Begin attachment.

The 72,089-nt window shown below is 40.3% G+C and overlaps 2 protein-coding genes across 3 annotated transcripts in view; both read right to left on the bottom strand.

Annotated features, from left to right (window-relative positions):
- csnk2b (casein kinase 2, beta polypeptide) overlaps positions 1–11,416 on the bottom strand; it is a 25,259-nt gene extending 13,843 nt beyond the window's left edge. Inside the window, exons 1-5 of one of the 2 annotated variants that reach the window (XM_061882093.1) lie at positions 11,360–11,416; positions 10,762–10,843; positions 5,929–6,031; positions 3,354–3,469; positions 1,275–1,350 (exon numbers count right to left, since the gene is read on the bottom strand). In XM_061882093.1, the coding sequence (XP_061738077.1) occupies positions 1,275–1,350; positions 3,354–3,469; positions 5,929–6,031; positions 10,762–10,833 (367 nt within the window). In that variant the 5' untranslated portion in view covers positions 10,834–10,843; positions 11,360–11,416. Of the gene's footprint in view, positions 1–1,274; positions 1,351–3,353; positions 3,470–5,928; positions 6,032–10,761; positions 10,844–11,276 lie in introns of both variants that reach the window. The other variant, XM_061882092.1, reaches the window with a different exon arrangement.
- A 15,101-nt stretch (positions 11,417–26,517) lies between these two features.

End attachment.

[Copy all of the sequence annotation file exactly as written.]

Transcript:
The 72,089-nt window shown below is 40.3% G+C and overlaps 2 protein-coding genes across 3 annotated transcripts in view; both read right to left on the bottom strand.

Annotated features, from left to right (window-relative positions):
- csnk2b (casein kinase 2, beta polypeptide) overlaps positions 1–11,416 on the bottom strand; it is a 25,259-nt gene extending 13,843 nt beyond the window's left edge. Inside the window, exons 1-5 of one of the 2 annotated variants that reach the window (XM_061882093.1) lie at positions 11,360–11,416; positions 10,762–10,843; positions 5,929–6,031; positions 3,354–3,469; positions 1,275–1,350 (exon numbers count right to left, since the gene is read on the bottom strand). In XM_061882093.1, the coding sequence (XP_061738077.1) occupies positions 1,275–1,350; positions 3,354–3,469; positions 5,929–6,031; positions 10,762–10,833 (367 nt within the window). In that variant the 5' untranslated portion in view covers positions 10,834–10,843; positions 11,360–11,416. Of the gene's footprint in view, positions 1–1,274; positions 1,351–3,353; positions 3,470–5,928; positions 6,032–10,761; positions 10,844–11,276 lie in introns of both variants that reach the window. The other variant, XM_061882092.1, reaches the window with a different exon arrangement.
- A 15,101-nt stretch (positions 11,417–26,517) lies between these two features.